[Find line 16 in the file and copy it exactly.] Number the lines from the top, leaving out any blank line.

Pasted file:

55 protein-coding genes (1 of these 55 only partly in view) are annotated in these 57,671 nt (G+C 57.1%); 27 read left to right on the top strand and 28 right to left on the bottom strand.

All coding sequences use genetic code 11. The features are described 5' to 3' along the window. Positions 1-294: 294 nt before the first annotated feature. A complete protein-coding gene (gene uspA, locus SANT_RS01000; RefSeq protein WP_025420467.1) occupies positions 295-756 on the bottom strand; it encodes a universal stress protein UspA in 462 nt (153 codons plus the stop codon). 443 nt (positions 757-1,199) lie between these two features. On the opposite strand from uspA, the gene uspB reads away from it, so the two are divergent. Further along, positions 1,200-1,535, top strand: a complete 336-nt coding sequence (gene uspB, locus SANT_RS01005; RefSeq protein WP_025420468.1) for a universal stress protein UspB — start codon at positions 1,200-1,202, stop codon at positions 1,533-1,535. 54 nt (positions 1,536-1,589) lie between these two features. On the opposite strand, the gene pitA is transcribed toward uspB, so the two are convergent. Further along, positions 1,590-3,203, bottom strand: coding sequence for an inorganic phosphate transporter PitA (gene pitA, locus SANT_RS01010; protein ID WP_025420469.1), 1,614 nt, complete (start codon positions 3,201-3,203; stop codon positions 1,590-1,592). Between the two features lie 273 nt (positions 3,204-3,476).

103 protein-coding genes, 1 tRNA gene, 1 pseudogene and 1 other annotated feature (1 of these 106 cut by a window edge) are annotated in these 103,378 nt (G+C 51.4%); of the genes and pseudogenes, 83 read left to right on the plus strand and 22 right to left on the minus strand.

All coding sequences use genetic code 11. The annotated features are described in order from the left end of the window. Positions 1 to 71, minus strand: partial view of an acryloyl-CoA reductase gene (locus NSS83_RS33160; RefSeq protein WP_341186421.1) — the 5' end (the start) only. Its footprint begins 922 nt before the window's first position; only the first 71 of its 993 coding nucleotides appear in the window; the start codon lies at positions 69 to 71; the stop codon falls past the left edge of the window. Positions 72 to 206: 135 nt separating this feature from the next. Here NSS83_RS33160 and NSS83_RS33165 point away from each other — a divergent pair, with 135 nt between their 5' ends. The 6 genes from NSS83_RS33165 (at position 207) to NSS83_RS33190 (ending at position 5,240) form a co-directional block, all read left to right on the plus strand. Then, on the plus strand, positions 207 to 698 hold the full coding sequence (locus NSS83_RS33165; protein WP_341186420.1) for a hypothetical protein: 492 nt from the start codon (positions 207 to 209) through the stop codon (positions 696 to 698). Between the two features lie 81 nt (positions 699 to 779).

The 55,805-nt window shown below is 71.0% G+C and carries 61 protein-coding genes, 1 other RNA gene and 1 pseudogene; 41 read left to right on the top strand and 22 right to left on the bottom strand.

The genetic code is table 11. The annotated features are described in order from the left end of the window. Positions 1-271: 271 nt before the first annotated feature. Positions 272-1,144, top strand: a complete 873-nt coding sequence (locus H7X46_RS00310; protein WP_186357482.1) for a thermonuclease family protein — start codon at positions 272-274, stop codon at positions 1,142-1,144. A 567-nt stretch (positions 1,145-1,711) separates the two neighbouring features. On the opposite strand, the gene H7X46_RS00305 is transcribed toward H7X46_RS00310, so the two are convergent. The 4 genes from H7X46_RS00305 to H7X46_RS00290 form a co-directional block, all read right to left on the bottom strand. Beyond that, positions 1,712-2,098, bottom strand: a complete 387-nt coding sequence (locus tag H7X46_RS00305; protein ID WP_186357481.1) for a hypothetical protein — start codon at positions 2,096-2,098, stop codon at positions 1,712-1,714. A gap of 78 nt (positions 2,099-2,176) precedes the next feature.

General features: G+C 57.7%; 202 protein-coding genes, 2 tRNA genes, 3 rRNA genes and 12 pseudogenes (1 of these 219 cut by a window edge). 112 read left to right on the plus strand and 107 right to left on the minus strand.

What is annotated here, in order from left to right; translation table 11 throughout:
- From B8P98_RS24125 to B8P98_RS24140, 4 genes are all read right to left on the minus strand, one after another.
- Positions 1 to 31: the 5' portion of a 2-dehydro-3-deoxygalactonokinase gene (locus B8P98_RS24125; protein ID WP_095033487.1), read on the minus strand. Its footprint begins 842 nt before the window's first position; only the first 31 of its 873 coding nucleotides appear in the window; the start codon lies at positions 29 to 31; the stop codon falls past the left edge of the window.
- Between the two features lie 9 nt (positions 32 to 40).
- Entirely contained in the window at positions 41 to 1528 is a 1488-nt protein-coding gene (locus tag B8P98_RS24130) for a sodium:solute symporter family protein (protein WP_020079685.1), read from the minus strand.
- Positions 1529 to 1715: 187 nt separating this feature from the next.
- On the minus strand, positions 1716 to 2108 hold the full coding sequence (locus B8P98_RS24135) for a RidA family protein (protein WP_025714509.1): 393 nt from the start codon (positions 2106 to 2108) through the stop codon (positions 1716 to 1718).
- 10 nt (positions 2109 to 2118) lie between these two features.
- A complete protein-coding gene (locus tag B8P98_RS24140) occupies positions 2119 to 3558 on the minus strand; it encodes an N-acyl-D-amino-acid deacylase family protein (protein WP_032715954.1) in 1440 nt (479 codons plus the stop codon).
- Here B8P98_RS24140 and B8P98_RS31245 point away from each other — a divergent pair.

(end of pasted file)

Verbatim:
- A complete protein-coding gene (locus tag B8P98_RS24140) occupies positions 2119 to 3558 on the minus strand; it encodes an N-acyl-D-amino-acid deacylase family protein (protein WP_032715954.1) in 1440 nt (479 codons plus the stop codon).